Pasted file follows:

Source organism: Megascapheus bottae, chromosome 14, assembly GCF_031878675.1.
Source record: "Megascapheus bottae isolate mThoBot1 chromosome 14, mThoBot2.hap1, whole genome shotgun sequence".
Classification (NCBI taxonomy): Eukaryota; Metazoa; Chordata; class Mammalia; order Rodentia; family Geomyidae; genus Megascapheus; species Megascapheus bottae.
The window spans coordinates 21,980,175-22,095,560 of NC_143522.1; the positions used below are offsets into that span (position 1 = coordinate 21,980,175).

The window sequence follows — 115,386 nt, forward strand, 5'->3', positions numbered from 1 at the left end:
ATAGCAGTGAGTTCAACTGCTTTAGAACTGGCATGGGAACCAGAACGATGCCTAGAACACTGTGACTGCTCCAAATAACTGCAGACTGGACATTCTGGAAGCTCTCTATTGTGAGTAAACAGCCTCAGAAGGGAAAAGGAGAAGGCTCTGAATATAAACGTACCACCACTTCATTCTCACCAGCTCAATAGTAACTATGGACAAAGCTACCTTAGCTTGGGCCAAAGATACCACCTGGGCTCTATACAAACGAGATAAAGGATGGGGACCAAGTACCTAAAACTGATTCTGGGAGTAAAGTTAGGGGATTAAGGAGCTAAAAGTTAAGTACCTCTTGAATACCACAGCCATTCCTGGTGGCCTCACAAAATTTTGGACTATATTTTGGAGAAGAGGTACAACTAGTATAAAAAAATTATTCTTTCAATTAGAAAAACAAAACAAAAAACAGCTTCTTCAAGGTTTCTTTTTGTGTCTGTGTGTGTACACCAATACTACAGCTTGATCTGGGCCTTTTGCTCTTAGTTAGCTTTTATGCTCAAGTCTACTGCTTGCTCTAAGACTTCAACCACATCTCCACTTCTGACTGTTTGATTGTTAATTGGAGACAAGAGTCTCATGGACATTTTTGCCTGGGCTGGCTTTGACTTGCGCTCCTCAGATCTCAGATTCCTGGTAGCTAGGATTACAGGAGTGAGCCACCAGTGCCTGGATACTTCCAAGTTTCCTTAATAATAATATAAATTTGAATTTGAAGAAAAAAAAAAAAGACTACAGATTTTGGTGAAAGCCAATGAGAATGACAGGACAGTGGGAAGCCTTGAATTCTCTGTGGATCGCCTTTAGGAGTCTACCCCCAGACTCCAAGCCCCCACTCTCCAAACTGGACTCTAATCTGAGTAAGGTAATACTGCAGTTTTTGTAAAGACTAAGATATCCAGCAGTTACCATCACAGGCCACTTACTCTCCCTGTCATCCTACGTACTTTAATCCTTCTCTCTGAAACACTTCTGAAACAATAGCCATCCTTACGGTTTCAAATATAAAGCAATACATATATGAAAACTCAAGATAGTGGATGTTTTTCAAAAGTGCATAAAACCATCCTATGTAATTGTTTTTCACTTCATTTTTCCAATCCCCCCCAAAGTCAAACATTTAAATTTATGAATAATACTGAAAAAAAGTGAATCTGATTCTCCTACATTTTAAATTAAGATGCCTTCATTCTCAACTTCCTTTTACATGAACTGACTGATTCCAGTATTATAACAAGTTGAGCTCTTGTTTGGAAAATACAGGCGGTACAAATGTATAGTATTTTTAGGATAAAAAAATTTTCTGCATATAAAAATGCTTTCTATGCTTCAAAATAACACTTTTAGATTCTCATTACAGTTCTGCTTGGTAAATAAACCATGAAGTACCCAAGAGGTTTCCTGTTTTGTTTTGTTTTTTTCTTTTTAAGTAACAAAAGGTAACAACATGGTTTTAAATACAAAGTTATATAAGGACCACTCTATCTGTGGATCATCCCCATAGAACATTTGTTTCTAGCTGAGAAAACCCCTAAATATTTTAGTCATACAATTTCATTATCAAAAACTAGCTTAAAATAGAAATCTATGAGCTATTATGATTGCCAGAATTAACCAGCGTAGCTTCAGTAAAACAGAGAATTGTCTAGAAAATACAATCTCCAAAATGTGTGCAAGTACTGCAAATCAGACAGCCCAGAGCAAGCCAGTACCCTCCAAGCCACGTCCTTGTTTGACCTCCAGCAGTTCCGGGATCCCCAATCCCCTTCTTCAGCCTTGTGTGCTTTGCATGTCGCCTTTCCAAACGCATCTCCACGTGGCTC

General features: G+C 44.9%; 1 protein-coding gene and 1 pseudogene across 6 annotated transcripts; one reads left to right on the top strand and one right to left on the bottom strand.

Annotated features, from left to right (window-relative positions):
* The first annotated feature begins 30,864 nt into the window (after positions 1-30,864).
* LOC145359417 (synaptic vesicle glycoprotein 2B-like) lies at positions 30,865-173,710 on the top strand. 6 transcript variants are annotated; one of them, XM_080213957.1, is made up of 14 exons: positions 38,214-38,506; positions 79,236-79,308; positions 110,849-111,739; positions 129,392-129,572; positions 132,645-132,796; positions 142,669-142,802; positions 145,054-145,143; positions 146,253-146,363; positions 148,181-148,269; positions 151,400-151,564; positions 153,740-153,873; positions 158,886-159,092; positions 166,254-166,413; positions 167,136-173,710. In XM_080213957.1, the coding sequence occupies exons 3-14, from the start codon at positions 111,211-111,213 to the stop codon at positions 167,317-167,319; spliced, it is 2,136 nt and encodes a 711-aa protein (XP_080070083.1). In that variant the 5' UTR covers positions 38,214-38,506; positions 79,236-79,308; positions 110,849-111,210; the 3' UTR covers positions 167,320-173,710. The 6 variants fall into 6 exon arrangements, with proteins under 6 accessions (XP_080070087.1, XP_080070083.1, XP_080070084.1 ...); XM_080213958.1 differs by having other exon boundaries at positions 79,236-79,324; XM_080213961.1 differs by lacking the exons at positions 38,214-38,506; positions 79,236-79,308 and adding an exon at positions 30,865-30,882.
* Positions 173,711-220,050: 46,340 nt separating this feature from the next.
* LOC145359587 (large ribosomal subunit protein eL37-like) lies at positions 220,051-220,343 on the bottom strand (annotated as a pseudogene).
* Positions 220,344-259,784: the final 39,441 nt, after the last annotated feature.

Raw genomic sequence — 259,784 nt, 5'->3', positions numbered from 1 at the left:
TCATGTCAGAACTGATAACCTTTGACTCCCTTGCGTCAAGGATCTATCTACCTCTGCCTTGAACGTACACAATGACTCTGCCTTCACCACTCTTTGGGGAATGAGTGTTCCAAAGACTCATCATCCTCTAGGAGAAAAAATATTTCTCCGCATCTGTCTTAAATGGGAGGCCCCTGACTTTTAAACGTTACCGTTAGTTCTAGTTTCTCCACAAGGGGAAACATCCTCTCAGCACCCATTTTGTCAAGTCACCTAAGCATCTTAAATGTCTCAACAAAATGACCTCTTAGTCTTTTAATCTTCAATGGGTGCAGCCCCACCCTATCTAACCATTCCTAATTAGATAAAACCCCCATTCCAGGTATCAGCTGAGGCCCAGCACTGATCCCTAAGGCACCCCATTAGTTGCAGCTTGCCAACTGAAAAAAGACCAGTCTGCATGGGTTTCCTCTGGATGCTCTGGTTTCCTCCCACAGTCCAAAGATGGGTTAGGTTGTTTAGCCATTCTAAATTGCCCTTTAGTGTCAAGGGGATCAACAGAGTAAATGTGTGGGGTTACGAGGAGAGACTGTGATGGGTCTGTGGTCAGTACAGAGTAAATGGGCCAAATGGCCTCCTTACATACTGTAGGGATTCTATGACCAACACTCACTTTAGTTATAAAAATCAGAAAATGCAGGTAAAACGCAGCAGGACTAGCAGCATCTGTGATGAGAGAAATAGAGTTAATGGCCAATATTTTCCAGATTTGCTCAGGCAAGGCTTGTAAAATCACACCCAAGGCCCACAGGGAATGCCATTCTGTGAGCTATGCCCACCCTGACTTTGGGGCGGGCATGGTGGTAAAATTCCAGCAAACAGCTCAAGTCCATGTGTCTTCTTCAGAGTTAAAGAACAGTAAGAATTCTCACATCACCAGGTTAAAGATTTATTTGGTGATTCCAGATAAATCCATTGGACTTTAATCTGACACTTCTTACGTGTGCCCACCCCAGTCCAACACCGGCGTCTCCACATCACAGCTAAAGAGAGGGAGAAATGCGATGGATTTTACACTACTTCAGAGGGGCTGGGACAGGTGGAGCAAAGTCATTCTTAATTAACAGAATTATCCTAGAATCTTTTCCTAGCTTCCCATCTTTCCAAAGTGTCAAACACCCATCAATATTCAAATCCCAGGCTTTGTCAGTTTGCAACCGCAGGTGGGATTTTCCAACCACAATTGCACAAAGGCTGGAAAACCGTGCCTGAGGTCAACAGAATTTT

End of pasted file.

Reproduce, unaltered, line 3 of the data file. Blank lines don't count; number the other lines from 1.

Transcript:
Classification (NCBI taxonomy): Eukaryota; Metazoa; Chordata; class Mammalia; order Rodentia; family Geomyidae; genus Megascapheus; species Megascapheus bottae.